Story highlights

The investigation into the deaths is likely to be lengthy, authorities say

Officials won't say whether the killings could be linked to pot operation found at 3 sites

CNN  — 

Heartless. Well-planned. Mysterious. And terrifying.

The execution-style murders of eight members of the same family in rural Pike County, Ohio, has set residents on edge and sent investigators into overdrive as they try to find out who killed the Rhoden family members, and why.

Adding to the intrigue: the discovery of marijuana growing operations at three of the four crime scenes.

Here’s what we know, and don’t know, about the crimes:

The killings

What we know:

In a series of what investigators called well-planned, execution-style killings carried out at four locations, eight members of a single family were methodically shot in the head Friday while they slept in their homes about 50 miles south of Columbus.

A relative discovered the bodies.

“There’s blood all over the house,” the woman told 911 operators. “My brother-in-law is in the bedroom. It looks like they beat the hell out of him.”

Authorities identified the victims as Hannah Gilley, 20; Christopher Rhoden Sr., 40; Christopher Rhoden Jr., 16; Clarence “Frankie” Rhoden, 20; Dana Rhoden, 37; Gary Rhoden, 38; Hanna Rhoden, 19; and Kenneth Rhoden, 44.

Authorities in Ohio released this chart tracing the relationships of the slain Rhoden family members.

Amid all the carnage, three children were found unharmed – a 4-day-old infant who was next to her mother when she was killed, a 6-month-old baby and a 3-year-old. State authorities are now caring for the survivors.

Two of the residences where the killings took place are within walking distance, authorities said. A third is about a mile away and the fourth about eight miles away, they said.

What we don’t know:

Who killed them, or why. Authorities do, however, think the killers were familiar with the victims.

“It was a sophisticated operation and those who carried it out were trying to do everything they could do to hinder the investigation and their prosecution,” Ohio Attorney General Mike DeWine said.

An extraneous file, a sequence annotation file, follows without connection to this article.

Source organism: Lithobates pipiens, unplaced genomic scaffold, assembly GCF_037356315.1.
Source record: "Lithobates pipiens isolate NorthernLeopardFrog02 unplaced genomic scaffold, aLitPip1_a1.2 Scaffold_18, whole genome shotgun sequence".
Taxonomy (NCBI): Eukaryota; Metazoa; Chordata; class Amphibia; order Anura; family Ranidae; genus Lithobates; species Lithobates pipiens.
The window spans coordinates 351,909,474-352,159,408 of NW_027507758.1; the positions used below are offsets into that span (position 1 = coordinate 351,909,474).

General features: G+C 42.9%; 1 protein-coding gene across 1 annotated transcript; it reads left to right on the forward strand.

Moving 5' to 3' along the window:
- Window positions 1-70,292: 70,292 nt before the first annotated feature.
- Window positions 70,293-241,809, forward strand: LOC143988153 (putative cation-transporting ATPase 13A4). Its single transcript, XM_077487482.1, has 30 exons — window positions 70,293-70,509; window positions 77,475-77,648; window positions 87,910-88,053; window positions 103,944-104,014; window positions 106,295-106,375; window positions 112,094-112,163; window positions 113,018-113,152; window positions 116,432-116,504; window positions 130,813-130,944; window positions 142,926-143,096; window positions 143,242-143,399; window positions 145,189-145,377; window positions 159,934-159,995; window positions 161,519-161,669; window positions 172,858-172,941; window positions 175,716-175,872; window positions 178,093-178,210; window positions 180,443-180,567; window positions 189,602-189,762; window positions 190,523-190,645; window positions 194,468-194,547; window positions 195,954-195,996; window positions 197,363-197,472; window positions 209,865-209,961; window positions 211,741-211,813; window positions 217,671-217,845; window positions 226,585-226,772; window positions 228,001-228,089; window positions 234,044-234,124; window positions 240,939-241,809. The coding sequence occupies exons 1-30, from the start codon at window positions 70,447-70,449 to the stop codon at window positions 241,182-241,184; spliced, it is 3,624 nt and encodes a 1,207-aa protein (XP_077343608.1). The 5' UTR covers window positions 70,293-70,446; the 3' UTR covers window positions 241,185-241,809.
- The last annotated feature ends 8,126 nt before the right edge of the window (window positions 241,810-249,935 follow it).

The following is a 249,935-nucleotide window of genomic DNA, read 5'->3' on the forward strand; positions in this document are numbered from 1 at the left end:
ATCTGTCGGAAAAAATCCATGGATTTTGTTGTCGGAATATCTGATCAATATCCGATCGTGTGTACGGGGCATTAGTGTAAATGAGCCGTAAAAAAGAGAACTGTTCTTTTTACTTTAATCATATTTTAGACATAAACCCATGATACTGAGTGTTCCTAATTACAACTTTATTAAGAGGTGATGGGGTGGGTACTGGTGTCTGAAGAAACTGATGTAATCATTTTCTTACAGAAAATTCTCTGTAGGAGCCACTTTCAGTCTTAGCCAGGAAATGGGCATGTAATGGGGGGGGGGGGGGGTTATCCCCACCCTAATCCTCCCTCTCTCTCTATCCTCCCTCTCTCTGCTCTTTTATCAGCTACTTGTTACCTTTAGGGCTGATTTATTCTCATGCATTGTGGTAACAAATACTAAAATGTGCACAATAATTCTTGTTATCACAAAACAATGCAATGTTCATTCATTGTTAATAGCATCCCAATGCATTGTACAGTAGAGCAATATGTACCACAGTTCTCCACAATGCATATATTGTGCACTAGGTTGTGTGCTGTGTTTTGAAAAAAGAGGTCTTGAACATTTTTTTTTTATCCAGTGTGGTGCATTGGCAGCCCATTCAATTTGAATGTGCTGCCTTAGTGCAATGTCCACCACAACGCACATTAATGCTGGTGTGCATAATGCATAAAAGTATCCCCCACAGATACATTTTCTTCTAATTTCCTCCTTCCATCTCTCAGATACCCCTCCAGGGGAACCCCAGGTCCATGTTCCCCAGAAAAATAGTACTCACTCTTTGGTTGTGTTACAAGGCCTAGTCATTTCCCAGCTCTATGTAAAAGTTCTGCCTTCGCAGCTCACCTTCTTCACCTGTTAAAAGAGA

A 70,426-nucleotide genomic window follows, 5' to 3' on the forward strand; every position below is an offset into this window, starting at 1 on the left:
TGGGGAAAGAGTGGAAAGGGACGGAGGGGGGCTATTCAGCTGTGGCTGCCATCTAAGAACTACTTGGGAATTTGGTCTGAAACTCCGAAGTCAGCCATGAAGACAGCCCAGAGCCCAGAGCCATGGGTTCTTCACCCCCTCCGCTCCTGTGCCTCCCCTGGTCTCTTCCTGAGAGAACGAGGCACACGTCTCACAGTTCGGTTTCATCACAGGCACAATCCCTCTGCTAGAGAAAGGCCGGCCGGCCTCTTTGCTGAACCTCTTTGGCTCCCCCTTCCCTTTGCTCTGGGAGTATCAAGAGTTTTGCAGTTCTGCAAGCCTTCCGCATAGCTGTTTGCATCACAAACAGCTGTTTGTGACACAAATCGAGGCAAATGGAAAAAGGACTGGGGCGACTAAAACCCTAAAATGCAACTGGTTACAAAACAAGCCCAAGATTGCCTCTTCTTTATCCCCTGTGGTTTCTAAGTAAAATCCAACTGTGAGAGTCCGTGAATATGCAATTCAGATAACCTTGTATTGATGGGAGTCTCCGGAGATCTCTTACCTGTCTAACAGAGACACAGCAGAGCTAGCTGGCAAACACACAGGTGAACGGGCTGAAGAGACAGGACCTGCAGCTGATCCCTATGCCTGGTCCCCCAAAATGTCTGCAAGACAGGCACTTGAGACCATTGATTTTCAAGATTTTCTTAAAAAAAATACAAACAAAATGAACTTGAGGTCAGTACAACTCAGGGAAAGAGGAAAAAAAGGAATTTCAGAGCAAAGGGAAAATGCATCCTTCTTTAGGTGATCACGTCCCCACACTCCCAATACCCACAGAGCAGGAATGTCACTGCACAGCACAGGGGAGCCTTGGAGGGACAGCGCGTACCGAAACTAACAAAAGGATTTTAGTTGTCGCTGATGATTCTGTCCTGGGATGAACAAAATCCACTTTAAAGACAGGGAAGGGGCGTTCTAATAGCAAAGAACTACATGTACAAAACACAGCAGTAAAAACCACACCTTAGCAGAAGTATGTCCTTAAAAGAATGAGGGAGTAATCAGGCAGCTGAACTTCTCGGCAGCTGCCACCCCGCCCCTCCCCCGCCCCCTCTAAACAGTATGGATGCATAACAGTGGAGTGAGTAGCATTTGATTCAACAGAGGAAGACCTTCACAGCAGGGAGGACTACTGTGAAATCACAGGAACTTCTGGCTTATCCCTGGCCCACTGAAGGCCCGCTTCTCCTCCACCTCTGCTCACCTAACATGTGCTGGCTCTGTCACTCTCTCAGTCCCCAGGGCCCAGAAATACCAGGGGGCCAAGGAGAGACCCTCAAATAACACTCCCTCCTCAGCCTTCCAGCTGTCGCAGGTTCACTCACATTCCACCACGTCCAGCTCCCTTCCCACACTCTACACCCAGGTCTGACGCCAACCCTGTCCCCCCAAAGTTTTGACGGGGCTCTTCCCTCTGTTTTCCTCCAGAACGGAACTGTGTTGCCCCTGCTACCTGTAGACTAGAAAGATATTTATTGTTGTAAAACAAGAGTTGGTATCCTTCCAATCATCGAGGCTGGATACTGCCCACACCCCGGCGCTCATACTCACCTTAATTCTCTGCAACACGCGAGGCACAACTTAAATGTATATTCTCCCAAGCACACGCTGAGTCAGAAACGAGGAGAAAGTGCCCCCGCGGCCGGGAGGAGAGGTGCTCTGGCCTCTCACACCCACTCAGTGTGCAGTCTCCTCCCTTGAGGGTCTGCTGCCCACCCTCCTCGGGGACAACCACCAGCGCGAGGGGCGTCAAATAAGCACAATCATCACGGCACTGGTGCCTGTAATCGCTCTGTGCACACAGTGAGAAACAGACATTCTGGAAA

Marijuana grow operations found

What we know:

Extensive marijuana grow operations were found at three of the sites, DeWine told reporters Sunday.

An official with knowledge of the operation told CNN’s Nick Valencia that the marijuana wasn’t being grown for personal use.

An aerial view of one of the crime scenes.

“It was for something much bigger than that. It was a very sophisticated operation,” the official said.

Such operations are often located indoors, and use elaborate lighting, watering and feeding systems designed to yield crops every three to four months, according to an April article in Police Chief magazine.

What we don’t know:

Whether the killings had anything to do with the marijuana grow operation.

The investigation

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What we know:

It’s likely to be lengthy.

DeWine said police have executed at least five search warrants and 50 of 60 people have been interviewed so far. Authorities have received 100 tips and 18 pieces of evidence have been submitted to the crime lab. Seven of the eight autopsies have been performed so far, he said. The last one scheduled is for Monday, said DeWine.

What we don’t know:

What investigators have found or how many guns were used in the shootings.

Family warned

What we know:

Pike County Sheriff Charles Reader

Pike County Sheriff Charles Reader said he has cautioned surviving family members that they may still be in the killers’ crosshairs.

“We have a specific family that’s been targeted but I don’t think there’s been a threat to any other members of the community,” he said. “I cautioned them they are a target and I cautioned them, ‘Be armed.’”

What we don’t know:

Exactly why the Rhoden family had been targeted – or if it had anything to do with the marijuana operation.

Pot in Pike County

What we know:

Pike County is no stranger to marijuana problems. In August 2012, Ohio law enforcement officers found “a major marijuana grow site in Pike County with suspected ties to a Mexican drug cartel,” according to a press release DeWine’s office issued at the time.

Investigators destroyed about 1,200 marijuana plants and found two abandoned campsites they believe belonged to Mexican nationals, the release said.

What we don’t know:

DeWine has not indicated any connection between the 2012 findings and the operations found on the Rhoden properties.

CNN’s Ralph Ellis contributed to this report.